Bershidsky, L. (2017, March 27). How to produce fewer terrorists in prison. Bloomberg.com.
Retrieved October 7, 2022, from https://www.bloomberg.com/view/articles/2017-03-
Cipriano , A. (2021, February 12). Black and Hispanic Americans receiving disproportionately
harsher sentences. NARSOL. Retrieved October 7, 2022, from
Considine, A. (2019, April 1). 'the case against Adnan Syed': Finale reveals new DNA test
results. The New York Times. Retrieved October 7, 2022, from
Levenson, M. (2022, September 19). Judge vacates murder conviction of Adnan Syed of 'serial'.
The New York Times. Retrieved October 7, 2022, from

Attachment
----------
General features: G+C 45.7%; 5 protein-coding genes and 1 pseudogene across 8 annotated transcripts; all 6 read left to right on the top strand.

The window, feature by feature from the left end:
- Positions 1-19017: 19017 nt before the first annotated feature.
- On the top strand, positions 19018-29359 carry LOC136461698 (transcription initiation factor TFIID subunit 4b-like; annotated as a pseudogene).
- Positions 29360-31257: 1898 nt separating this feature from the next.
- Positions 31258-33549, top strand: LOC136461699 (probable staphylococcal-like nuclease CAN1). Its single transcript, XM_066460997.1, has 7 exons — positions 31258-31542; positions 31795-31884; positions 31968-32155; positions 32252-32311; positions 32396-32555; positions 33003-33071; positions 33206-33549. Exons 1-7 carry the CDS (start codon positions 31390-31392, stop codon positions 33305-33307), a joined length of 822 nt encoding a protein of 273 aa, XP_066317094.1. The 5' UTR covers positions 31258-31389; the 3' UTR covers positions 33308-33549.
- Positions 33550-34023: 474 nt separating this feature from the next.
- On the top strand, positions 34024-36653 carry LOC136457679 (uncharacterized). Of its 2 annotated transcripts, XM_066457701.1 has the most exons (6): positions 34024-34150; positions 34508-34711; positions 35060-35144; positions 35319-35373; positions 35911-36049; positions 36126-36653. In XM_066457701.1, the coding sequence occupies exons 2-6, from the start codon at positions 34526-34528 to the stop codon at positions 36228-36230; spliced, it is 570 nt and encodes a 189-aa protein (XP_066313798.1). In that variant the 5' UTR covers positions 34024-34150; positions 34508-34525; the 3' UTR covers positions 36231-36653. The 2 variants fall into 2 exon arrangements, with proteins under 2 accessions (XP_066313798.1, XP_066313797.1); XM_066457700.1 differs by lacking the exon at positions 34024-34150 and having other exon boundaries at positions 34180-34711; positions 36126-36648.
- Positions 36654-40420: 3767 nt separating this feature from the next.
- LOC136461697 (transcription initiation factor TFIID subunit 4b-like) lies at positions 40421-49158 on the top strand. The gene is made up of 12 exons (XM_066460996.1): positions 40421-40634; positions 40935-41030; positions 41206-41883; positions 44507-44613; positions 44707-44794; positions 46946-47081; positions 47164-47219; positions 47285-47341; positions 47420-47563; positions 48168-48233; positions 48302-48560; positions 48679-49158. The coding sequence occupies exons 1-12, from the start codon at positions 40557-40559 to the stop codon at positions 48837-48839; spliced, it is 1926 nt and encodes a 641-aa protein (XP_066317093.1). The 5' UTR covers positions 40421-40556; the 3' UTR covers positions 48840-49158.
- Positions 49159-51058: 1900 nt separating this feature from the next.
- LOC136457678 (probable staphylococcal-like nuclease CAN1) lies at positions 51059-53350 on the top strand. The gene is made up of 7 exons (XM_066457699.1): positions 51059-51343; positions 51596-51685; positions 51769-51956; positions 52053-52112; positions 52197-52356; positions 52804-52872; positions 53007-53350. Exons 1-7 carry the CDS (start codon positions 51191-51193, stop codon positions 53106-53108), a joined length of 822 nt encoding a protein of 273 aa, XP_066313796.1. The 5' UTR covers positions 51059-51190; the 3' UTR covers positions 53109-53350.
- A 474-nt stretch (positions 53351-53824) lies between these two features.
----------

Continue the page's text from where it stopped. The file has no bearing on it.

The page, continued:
Sawyer, W., & Wagner, P. (2022, March 14). Mass incarceration: The whole pie 2022. Prison
Policy Initiative. Retrieved October 7, 2022, from
Selby, D. (2022, September 15). Why Latinx people are uniquely vulnerable to wrongful
conviction. Innocence Project. Retrieved October 7, 2022, from
SpearIt. (2013, January). Facts and Fictions about Islam in Prison: Assessing Prisoner
Radicalization in Post-9/11 America. Institute for Social Policy and Understanding.
Retrieved October 7, 2022, from https://www.ispu.org/wp-
Swarns, C. (2022, September 30). Report: Black people 7.5 times more likely to be wrongfully
convicted of murder than whites, risk even greater if victim was white. Death Penalty
Information Center. Retrieved October 7, 2022, from
United States Sentencing Commission. (2021, January 13). Demographic differences in
sentencing. United States Sentencing Commission. Retrieved October 7, 2022, from
Wise, A. (2022, September 27). Wrongful convictions disproportionately affect black Americans,
report shows. NPR. Retrieved October 7, 2022, from